What Are the Chances of Getting Glaucoma After Receiving Lasik Eye Surgery?

Are the chances increased because of this type of surgery?

Doctor Answers 3

Glaucoma can occur after laser vision correction but is not a result of the surgery

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Glaucoma can occur after laser vision correction but is not a result of the surgery.  And, your chances of getting glaucoma are not increased after this type of surgery.  Prolonged use of steroid drops post-operatively, however, can lead to steroid-induced secondary glaucoma.

New York Ophthalmologist

Any Increased Chance of Getting Glaucoma or Cataract After LASIK?

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The short answer is absolutely not. The only possible way for either of these conditions to arise after LASIK is for the patient to have to use steroid eye drops for an extremely long time(longer than 6 months) and this is hard to imagine since our current postop steroid regimen is a tapering dose over a two week period. Obviously, we do not proceed with Laser Vision Correction(either PRK or Lasik) if the patient actively has cataracts or glaucoma, but, in the absence of that, there is no increased risk of either of these conditions after Lasik surgery.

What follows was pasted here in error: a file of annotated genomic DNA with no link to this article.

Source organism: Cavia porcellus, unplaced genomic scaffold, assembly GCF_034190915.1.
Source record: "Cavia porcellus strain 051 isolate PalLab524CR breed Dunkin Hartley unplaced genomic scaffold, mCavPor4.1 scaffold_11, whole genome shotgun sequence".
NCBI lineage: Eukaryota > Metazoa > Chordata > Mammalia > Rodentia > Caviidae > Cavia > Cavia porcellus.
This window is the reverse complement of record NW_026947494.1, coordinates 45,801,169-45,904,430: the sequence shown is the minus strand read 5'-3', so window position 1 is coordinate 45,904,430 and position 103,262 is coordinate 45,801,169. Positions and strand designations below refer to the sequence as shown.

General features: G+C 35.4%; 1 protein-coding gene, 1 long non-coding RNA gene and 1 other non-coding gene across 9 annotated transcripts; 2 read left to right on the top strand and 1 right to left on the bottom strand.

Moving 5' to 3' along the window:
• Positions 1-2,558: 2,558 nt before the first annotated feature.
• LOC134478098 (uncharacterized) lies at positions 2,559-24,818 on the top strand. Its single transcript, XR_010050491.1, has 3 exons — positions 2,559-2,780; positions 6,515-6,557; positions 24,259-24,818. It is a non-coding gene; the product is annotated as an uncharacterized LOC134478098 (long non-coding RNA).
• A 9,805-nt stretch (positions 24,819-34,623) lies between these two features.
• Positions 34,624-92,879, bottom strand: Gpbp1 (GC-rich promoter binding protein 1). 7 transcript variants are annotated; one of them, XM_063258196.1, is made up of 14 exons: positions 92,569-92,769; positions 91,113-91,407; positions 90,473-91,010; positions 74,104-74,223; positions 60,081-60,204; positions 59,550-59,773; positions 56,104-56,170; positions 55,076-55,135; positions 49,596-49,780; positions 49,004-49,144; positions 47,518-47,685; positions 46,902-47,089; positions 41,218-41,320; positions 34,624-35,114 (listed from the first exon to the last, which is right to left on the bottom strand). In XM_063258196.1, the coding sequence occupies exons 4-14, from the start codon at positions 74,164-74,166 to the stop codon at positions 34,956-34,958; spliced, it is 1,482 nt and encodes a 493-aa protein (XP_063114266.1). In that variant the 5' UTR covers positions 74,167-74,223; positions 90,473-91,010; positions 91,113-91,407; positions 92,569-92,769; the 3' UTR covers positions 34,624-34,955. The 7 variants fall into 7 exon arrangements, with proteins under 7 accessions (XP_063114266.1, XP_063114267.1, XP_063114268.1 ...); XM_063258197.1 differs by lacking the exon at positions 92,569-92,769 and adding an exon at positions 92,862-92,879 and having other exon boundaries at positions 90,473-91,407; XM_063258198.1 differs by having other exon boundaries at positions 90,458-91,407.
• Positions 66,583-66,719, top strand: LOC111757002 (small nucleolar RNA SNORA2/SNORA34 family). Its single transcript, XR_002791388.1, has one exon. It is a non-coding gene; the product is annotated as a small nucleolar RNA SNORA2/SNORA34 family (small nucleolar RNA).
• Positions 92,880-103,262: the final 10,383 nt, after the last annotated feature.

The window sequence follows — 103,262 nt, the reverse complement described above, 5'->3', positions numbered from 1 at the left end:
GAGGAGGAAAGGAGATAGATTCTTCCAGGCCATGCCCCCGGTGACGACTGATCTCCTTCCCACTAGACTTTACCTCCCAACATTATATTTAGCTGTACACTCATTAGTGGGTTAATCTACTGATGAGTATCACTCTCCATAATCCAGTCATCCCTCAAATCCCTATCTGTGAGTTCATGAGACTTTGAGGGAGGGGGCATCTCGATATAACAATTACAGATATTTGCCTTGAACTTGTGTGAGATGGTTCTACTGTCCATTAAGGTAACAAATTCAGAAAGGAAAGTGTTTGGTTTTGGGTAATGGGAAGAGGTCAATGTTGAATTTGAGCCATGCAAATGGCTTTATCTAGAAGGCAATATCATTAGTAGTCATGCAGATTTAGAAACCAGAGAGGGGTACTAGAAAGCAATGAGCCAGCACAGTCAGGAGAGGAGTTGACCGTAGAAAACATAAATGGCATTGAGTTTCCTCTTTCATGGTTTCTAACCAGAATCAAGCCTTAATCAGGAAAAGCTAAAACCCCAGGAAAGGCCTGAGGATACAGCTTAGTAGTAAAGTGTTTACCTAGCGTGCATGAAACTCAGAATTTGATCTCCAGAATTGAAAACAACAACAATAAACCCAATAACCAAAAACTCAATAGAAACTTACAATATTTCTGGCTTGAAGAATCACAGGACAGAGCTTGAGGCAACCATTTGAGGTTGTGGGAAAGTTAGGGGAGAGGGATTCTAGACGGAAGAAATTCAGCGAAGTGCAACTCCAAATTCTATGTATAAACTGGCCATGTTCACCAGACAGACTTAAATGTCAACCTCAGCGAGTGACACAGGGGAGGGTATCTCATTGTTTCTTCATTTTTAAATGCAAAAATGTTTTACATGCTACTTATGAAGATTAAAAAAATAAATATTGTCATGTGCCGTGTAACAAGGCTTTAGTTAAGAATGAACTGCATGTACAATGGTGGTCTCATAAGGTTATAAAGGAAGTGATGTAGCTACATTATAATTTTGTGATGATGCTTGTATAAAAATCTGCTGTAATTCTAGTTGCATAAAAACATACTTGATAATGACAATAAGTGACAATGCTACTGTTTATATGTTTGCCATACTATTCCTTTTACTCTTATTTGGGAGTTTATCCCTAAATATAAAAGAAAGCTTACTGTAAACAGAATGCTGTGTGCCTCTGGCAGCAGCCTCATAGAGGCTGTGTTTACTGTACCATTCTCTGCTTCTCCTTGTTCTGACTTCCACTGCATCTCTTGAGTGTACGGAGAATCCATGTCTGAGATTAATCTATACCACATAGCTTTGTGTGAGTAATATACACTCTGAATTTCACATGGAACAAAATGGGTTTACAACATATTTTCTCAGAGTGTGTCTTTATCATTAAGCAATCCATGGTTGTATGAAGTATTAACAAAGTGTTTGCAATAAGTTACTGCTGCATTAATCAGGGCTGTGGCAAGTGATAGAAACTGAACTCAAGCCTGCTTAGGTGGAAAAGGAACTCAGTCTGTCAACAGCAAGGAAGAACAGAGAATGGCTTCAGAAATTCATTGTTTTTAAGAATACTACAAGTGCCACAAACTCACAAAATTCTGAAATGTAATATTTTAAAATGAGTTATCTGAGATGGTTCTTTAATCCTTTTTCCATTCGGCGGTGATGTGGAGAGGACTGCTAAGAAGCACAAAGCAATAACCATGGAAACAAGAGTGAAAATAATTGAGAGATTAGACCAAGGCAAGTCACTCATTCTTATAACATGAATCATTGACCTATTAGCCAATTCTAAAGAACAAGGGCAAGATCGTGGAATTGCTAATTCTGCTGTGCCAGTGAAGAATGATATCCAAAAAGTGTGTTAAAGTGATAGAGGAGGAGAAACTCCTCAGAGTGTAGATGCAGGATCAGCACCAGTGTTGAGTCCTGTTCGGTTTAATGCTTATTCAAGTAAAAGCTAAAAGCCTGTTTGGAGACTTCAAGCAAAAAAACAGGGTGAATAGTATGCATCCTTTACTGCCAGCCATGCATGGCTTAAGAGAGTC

Anthony J. Kameen, MD
Baltimore Ophthalmologist

No conclusive link between LASIK and glaucoma

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I am not aware of any conclusive link between LASIK and glaucoma formation or progression. If one has advanced glaucoma then I usually recommend not undergoing laser vision correction surgery. If one has a suspicion for glaucoma or even early glaucoma, then laser vision correction can be considered but should proceed with some caution. In these patients, I prefer to perform PRK instead of LASIK because the eye pressure is temporarily raised, sometimes to very high levels, during the LASIK procedure.

Christopher Starr, MD
New York Ophthalmologist

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These answers are for educational purposes and should not be relied upon as a substitute for medical advice you may receive from your physician. If you have a medical emergency, please call 911. These answers do not constitute or initiate a patient/doctor relationship.